Decision Resources, one of the world's leading research and advisory firms for pharmaceutical and healthcare issues, finds that generic erosion of premium-priced branded agents will offset sales of new agents and will cause the acute coronary syndrome market for drugs in the hospital setting to decrease from $800 million in 2008 to $729 million in 2018 in the United States, France, Germany, Italy, Spain, the United Kingdom and Japan.
The new Pharmacor report entitled Acute Coronary Syndrome finds that, through 2018, the patent expiries of Merck/GlaxoSmithKline's Integrilin, Merck/Medicure's Aggrastat and Sanofi-Aventis's Lovenox/Clexane will be the key factors constraining the market. Among these agents, generic erosion of Integrilin will be the most significant as its sales will decrease by approximately $100 million from 2008 to 2018. However, Merck will recoup some of these losses with the 2011 launch of its adenosine agonist, Acadesine, which is expected to be the first agent to receive regulatory approval for reperfusion injury.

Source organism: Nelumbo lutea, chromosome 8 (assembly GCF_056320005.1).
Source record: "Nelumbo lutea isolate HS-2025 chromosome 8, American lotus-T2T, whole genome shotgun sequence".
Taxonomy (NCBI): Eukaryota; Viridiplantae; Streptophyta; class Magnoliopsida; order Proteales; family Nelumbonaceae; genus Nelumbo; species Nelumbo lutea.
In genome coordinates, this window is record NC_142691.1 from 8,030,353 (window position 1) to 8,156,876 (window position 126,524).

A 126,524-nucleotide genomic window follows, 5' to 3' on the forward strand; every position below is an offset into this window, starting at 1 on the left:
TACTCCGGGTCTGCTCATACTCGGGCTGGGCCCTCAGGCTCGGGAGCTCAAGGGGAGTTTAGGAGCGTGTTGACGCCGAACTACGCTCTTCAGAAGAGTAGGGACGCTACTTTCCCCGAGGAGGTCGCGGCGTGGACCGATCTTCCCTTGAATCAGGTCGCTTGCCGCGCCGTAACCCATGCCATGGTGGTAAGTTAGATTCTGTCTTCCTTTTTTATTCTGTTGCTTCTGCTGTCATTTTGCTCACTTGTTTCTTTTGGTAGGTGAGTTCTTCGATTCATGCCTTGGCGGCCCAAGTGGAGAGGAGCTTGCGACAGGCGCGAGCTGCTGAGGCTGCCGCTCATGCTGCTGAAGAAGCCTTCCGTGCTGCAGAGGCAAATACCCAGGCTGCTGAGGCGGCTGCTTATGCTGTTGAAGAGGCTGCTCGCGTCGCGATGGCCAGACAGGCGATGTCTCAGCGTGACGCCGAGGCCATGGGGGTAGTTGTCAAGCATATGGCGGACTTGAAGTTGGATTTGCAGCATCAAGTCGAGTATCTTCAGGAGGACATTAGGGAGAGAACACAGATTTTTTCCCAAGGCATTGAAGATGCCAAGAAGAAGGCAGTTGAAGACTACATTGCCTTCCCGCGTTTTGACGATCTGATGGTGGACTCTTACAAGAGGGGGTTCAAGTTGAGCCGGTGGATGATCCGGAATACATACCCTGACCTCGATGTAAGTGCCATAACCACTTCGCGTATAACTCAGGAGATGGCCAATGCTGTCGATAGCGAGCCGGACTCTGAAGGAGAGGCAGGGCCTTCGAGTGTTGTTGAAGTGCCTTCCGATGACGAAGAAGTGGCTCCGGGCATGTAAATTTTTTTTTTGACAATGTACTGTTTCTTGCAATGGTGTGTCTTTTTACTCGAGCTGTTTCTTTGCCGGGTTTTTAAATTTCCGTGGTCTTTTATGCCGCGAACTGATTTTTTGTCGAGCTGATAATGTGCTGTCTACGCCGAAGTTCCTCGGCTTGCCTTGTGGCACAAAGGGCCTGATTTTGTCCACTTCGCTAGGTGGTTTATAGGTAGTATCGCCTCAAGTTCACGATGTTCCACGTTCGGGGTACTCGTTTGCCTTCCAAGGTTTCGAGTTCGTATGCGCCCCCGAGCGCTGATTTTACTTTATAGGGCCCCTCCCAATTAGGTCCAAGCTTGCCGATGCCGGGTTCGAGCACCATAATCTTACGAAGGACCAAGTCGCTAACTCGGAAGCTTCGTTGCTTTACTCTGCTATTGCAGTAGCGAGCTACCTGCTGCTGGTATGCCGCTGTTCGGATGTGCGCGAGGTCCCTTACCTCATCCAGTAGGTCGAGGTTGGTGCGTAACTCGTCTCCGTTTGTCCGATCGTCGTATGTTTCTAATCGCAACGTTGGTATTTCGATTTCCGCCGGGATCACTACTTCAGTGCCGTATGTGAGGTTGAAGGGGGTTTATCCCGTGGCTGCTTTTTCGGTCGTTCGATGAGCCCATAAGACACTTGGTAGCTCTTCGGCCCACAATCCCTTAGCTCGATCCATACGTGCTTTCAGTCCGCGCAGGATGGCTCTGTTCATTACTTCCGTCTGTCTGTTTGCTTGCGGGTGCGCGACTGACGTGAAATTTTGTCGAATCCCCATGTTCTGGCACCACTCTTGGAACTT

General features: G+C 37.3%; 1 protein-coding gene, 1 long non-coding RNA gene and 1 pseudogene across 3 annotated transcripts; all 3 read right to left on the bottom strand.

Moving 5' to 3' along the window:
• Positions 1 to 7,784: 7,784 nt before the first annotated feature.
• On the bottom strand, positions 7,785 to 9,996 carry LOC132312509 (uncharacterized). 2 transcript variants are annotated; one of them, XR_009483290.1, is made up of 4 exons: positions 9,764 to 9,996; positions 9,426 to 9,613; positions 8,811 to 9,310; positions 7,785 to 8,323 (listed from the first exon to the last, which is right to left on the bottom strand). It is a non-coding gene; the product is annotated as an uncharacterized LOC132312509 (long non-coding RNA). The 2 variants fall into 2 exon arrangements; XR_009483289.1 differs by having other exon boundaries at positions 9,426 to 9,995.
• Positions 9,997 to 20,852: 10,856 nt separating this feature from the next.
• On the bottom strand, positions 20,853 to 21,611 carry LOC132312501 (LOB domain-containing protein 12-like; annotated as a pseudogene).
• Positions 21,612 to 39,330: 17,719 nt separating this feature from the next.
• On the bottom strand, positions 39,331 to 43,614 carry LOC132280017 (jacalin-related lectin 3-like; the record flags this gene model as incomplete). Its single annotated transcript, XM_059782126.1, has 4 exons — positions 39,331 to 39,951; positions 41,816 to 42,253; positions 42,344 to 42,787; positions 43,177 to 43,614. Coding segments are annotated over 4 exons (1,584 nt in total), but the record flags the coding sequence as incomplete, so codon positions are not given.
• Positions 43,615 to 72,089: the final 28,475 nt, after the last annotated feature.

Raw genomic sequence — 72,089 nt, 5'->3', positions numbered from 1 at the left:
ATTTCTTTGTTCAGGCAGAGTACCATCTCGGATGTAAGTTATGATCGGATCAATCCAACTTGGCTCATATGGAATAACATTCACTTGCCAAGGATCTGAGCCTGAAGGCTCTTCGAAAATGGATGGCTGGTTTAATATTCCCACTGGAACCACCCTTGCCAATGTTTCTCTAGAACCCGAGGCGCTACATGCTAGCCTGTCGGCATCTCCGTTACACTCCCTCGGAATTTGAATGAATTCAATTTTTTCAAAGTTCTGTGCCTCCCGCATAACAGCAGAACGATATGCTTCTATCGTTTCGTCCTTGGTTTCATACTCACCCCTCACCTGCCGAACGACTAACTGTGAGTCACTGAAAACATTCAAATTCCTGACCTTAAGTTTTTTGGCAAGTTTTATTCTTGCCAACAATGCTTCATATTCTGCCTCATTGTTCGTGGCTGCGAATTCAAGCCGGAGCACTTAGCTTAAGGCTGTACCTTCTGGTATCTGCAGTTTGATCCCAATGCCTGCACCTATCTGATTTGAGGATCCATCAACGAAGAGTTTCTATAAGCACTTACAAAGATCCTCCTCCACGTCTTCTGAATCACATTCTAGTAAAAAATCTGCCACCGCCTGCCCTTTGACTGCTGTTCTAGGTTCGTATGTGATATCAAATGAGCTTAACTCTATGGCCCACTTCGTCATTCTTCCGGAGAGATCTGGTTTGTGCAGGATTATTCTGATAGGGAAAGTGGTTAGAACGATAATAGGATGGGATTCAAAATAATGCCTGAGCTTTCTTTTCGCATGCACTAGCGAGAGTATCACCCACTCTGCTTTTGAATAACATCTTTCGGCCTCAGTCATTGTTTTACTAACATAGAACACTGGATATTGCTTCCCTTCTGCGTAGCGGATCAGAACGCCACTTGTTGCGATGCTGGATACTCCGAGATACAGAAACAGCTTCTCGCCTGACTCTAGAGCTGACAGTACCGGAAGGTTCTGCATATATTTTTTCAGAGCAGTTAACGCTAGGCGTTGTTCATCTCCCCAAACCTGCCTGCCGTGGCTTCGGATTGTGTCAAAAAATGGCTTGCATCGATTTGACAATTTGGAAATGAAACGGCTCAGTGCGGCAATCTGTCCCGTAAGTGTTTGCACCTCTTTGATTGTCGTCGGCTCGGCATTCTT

The most advanced agent in development, AstraZeneca's Brilinta, is the most likely emerging therapy to change medical practice for acute coronary syndrome. In a Phase III clinical trial, Brilinta significantly reduced the risk of mortality compared with clopidogrel (Bristol-Myers Squibb/Sanofi-Aventis's Plavix/Iscover, generics), which has been a mainstay in the treatment of acute coronary syndrome. Following its launch next year, Brilinta sales in 2010 are forecasted to reach $21 million in the acute treatment setting, although it has blockbuster potential for treatment of post-myocardial infarction.
The report also finds that, owing to demonstrated clinical benefit over unfractionated heparin in large-scale clinical trials, several anticoagulants will capture patient share in the percutaneous coronary intervention (PCI) setting.
"We expect higher-priced anticoagulants, such as The Medicines Company's Angiomax/Angiox and Sanofi-Aventis's emerging agent otamixaban to gradually capture share in PCI-treated patients at the expense of unfractionated heparin," said Decision Resources Director Nikhil Mehta. "This trend, particularly the uptake of otamixaban, will contribute to a three percent annual sales growth of anticoagulants through 2018, making anticoagulants one of the few drug classes to experience market expansion over the next decade."
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